2,228 default notices were delivered to delinquent homeowners in San Diego last month. This is down from August’s record-setting pace but higher than the default count in September or, for that matter, any other month besides August.

Lenders also sent 911 trustee sale notices, which inform defaulting homeowners that repossession is imminent. October’s trustee notice count was an all-time record.

In the typical foreclosure timeline, the notice of default (NOD) is followed by a notice of trustee sale (NOT) three months later. Three weeks after the NOT, the home can be auctioned off and, if there are no takers (there usually aren’t), repossessed by the bank. Only then can it be appraised, cleaned up, and put on the market as a bank-owned home. These are minimum allowable times, incidentally; the delays involved are often longer than the minimums.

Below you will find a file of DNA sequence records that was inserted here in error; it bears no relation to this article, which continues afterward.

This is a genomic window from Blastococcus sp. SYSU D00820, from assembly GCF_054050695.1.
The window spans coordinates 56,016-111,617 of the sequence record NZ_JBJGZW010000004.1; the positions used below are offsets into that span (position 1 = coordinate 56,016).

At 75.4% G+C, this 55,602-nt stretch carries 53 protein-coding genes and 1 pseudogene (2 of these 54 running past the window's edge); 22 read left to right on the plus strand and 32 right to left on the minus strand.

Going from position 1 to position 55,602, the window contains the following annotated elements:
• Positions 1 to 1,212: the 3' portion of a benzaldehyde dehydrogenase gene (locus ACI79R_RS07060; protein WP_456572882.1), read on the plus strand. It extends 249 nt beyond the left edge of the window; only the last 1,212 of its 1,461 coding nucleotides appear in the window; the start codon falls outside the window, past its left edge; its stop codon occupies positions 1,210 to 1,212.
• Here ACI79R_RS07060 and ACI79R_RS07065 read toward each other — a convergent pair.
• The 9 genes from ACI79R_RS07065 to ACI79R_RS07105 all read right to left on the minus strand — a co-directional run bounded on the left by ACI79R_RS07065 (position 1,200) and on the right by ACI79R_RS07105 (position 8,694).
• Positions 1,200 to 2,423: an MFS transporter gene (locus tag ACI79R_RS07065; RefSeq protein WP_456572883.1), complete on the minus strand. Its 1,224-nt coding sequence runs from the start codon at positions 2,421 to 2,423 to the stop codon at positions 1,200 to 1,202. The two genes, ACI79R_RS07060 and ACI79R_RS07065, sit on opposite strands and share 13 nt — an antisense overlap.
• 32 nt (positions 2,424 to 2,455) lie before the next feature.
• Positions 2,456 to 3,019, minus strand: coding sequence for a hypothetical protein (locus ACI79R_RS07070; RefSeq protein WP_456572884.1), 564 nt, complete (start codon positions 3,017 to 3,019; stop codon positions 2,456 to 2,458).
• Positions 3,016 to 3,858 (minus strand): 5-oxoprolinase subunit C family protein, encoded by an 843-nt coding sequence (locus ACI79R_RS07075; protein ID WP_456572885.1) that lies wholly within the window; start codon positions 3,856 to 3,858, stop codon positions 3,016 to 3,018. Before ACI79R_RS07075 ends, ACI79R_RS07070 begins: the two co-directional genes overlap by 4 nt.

The point is that an NOD sent in October represents a property that, if it is to end up as a bank-owned home for sale, will not hit the market until just about March 2008 at the earliest. Similarly, many bank-owned homes on the market right now are the result of NODs that were delivered back in May or even earlier.

The recent months’ surge in foreclosure activity has not even begun to pressure the market yet, in other words. This pipeline of future must-sell inventory is one of the reasons I think that the housing downturn is far from over.


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